Who among us has not done a double-take after hearing about the latest record-breaking athlete salary? With football quarterbacks, baseball sluggers, and high-scoring basketball players pulling in millions of dollars each season, it can be hard for the average couch potato to understand how a person can become a millionaire by simply playing a game. Without a doubt, sports stars get paid a lot of money. But is it too much?
Not All Athletes are Rich
For each million-dollar annual salary that you hear about, there are many more players whose yearly income is much closer to yours. Playing baseball, for example, is not by definition a lucrative career. Many players spend years trying to work their way up through the minor leagues, honing their skills and trying to stand out from the crowd. Some of these players seem to be on the brink of moving up into the major league, only to remain in the minors for most of their career. Once you understand the long history of sweat, tears, and heartbreak behind a major leaguer’s success, his large paycheck makes a little more sense.
Athletes Work Hard and Risk their Health
The next time you play a pick-up game of basketball with friends, make note of how your body feels afterwards. Then consider how many games (far more intense than your pick-up game!) a professional player participates in over the course of a season. Add in countless practice games and daily workouts, and you will get some idea of just how physically demanding it is to compete at the professional level. Besides the day-to-day effort, there is always the possibility of suffering an injury that could end an athlete’s career. In professional football, the injury rate is close to 100%. Doesn’t it make sense to reward someone for taking that risk in order to entertain us?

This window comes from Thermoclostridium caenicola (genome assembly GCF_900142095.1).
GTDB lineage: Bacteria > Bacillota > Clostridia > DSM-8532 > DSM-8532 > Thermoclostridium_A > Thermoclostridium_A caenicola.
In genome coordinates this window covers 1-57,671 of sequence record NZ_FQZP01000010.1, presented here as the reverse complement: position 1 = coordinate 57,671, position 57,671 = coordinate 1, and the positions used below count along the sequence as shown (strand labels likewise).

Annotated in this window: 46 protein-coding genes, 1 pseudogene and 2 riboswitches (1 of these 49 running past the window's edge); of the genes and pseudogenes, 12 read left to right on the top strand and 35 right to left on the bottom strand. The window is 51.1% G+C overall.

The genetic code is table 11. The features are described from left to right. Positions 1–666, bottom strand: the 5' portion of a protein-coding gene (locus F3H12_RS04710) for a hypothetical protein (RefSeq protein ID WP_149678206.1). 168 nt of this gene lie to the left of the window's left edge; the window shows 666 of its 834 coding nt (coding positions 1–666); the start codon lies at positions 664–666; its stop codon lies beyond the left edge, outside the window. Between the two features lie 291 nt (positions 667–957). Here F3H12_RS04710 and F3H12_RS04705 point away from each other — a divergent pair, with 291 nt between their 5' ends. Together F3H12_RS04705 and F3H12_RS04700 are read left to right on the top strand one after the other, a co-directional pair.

Supply and Demand
Sports stars’ paychecks, like those in most professions, are subject to the laws of economics. A salary is determined by factors like the skills needed for the job; the number of people capable of filling the position; and the public’s demand for the service in question. The demand for athletic performance in the United States is undeniable, with people paying millions of dollars every year for game tickets, merchandise, cable channel subscriptions, and other sports-related products. The relatively small number of quarterbacks playing in the NFL are the best at what they do, and their skills command a high price in the job market. The next time you marvel at a seven-figure contract, remember that you are the one creating the demand!
Right or Wrong?
Some raise moral issues concerning high pay for sports stars. For example, young people who are attracted by the prospect of an easy life as a wealthy basketball player may devote themselves to the sport instead of a more realistic career. By the time they realize just how hard it is to make it to the top, it may be too late for them to pursue another skilled path.
Right or wrong, the salaries for the top sports stars in the U.S. are not likely to come down without a dramatic shift in the way we think about—and, most importantly, pay for—the sports industry.
Sarah writes on her blog about sports and game reviews.